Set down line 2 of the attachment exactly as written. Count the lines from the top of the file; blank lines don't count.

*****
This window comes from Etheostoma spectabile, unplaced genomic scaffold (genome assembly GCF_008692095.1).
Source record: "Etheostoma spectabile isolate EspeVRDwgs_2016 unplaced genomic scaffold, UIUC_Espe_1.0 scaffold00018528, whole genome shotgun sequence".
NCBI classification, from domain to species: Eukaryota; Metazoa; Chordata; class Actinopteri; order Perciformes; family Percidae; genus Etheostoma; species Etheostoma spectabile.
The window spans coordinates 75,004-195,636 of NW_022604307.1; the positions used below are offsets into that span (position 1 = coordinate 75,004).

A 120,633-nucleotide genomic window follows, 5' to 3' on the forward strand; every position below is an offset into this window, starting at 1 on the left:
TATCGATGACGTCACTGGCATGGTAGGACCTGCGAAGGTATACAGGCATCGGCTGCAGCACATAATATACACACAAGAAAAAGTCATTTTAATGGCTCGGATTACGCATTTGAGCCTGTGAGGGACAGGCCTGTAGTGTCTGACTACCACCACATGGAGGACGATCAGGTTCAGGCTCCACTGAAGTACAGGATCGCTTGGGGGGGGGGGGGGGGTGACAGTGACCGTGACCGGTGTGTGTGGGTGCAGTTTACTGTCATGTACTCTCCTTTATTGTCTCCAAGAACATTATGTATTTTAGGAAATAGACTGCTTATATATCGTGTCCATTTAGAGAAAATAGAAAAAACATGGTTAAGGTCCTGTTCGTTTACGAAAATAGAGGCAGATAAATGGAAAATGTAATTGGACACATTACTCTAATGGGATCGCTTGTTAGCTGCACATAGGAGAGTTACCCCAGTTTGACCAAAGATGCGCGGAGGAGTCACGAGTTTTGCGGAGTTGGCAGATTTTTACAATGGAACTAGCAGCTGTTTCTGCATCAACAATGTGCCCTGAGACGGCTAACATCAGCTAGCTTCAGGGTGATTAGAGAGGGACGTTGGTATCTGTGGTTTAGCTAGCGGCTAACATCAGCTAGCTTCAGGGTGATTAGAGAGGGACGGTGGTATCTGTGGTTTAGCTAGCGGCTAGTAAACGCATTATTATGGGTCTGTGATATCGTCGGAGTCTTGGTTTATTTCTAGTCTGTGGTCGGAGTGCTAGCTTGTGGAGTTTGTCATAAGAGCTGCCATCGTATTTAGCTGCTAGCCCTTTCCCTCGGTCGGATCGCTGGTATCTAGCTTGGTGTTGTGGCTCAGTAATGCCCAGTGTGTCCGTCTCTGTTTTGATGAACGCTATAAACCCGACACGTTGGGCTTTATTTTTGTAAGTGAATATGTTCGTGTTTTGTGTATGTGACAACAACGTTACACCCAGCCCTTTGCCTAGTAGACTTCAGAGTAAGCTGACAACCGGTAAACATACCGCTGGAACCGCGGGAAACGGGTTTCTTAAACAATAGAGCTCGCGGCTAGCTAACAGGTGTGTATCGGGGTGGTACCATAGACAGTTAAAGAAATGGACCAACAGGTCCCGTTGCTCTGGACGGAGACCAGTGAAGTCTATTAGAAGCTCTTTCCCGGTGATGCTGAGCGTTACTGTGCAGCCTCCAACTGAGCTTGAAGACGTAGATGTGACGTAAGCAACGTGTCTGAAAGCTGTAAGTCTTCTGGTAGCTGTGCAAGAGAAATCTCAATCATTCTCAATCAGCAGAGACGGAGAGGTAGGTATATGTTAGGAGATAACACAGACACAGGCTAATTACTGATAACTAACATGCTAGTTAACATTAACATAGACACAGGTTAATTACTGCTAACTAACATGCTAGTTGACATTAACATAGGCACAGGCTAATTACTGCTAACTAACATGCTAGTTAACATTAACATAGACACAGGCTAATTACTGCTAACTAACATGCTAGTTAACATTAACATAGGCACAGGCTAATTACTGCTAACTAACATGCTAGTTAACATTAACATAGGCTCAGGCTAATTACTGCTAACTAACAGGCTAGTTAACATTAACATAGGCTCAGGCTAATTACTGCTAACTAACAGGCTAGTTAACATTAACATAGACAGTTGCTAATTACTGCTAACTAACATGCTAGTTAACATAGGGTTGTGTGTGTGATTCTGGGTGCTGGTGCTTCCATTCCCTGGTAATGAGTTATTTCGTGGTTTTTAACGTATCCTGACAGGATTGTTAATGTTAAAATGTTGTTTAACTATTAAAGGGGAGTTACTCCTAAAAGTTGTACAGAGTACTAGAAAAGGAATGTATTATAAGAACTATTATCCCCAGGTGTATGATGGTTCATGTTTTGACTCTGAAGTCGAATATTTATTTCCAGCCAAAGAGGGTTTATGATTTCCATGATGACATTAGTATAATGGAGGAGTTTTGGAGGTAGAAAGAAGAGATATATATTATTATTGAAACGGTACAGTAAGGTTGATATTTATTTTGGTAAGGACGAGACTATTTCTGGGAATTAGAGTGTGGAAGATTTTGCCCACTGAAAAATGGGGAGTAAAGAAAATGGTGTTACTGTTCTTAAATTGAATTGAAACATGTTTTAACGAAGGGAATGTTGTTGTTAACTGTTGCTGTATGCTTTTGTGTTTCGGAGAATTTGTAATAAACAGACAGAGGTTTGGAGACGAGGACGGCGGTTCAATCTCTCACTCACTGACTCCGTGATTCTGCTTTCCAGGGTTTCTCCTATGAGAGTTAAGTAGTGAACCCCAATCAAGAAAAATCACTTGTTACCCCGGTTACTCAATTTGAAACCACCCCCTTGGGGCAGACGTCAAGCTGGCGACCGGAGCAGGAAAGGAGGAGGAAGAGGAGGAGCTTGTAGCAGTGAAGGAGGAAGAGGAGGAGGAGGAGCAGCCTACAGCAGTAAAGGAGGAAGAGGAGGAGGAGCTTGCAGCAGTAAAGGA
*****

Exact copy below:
Source record: "Etheostoma spectabile isolate EspeVRDwgs_2016 unplaced genomic scaffold, UIUC_Espe_1.0 scaffold00018528, whole genome shotgun sequence".